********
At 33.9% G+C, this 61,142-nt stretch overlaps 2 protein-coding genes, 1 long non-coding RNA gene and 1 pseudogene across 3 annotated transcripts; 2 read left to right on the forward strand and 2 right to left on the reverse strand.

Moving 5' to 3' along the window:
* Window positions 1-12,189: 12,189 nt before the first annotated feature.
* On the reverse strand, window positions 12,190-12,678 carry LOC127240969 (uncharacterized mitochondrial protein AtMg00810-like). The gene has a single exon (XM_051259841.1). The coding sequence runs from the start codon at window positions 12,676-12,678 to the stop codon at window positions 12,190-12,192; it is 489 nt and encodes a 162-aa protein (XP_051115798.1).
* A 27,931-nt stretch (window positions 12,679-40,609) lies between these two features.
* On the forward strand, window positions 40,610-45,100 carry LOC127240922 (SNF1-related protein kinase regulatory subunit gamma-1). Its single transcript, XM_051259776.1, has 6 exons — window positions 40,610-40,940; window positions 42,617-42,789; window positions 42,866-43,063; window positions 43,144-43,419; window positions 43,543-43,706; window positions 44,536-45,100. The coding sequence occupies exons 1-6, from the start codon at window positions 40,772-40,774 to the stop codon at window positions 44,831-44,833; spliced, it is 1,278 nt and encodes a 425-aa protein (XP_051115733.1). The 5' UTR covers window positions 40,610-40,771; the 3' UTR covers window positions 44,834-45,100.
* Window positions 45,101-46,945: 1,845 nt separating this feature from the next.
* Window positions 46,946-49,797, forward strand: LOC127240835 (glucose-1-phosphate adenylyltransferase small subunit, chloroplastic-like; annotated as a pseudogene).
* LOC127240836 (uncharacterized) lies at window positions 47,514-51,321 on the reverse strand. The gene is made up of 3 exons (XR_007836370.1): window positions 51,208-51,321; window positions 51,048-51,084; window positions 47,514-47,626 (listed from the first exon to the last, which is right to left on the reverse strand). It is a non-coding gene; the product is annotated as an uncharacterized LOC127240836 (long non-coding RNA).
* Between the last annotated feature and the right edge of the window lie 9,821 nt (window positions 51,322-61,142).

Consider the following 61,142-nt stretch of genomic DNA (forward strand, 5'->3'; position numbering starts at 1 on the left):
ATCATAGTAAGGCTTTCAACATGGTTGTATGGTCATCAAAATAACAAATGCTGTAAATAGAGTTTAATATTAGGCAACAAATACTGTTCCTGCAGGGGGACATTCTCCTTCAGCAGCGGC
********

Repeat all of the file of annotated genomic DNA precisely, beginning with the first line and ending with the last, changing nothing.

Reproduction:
At 33.9% G+C, this 61,142-nt stretch overlaps 2 protein-coding genes, 1 long non-coding RNA gene and 1 pseudogene across 3 annotated transcripts; 2 read left to right on the forward strand and 2 right to left on the reverse strand.

Moving 5' to 3' along the window:
* Window positions 1-12,189: 12,189 nt before the first annotated feature.
* On the reverse strand, window positions 12,190-12,678 carry LOC127240969 (uncharacterized mitochondrial protein AtMg00810-like). The gene has a single exon (XM_051259841.1). The coding sequence runs from the start codon at window positions 12,676-12,678 to the stop codon at window positions 12,190-12,192; it is 489 nt and encodes a 162-aa protein (XP_051115798.1).
* A 27,931-nt stretch (window positions 12,679-40,609) lies between these two features.
* On the forward strand, window positions 40,610-45,100 carry LOC127240922 (SNF1-related protein kinase regulatory subunit gamma-1). Its single transcript, XM_051259776.1, has 6 exons — window positions 40,610-40,940; window positions 42,617-42,789; window positions 42,866-43,063; window positions 43,144-43,419; window positions 43,543-43,706; window positions 44,536-45,100. The coding sequence occupies exons 1-6, from the start codon at window positions 40,772-40,774 to the stop codon at window positions 44,831-44,833; spliced, it is 1,278 nt and encodes a 425-aa protein (XP_051115733.1). The 5' UTR covers window positions 40,610-40,771; the 3' UTR covers window positions 44,834-45,100.
* Window positions 45,101-46,945: 1,845 nt separating this feature from the next.
* Window positions 46,946-49,797, forward strand: LOC127240835 (glucose-1-phosphate adenylyltransferase small subunit, chloroplastic-like; annotated as a pseudogene).
* LOC127240836 (uncharacterized) lies at window positions 47,514-51,321 on the reverse strand. The gene is made up of 3 exons (XR_007836370.1): window positions 51,208-51,321; window positions 51,048-51,084; window positions 47,514-47,626 (listed from the first exon to the last, which is right to left on the reverse strand). It is a non-coding gene; the product is annotated as an uncharacterized LOC127240836 (long non-coding RNA).
* Between the last annotated feature and the right edge of the window lie 9,821 nt (window positions 51,322-61,142).

Consider the following 61,142-nt stretch of genomic DNA (forward strand, 5'->3'; position numbering starts at 1 on the left):
ATCATAGTAAGGCTTTCAACATGGTTGTATGGTCATCAAAATAACAAATGCTGTAAATAGAGTTTAATATTAGGCAACAAATACTGTTCCTGCAGGGGGACATTCTCCTTCAGCAGCGGC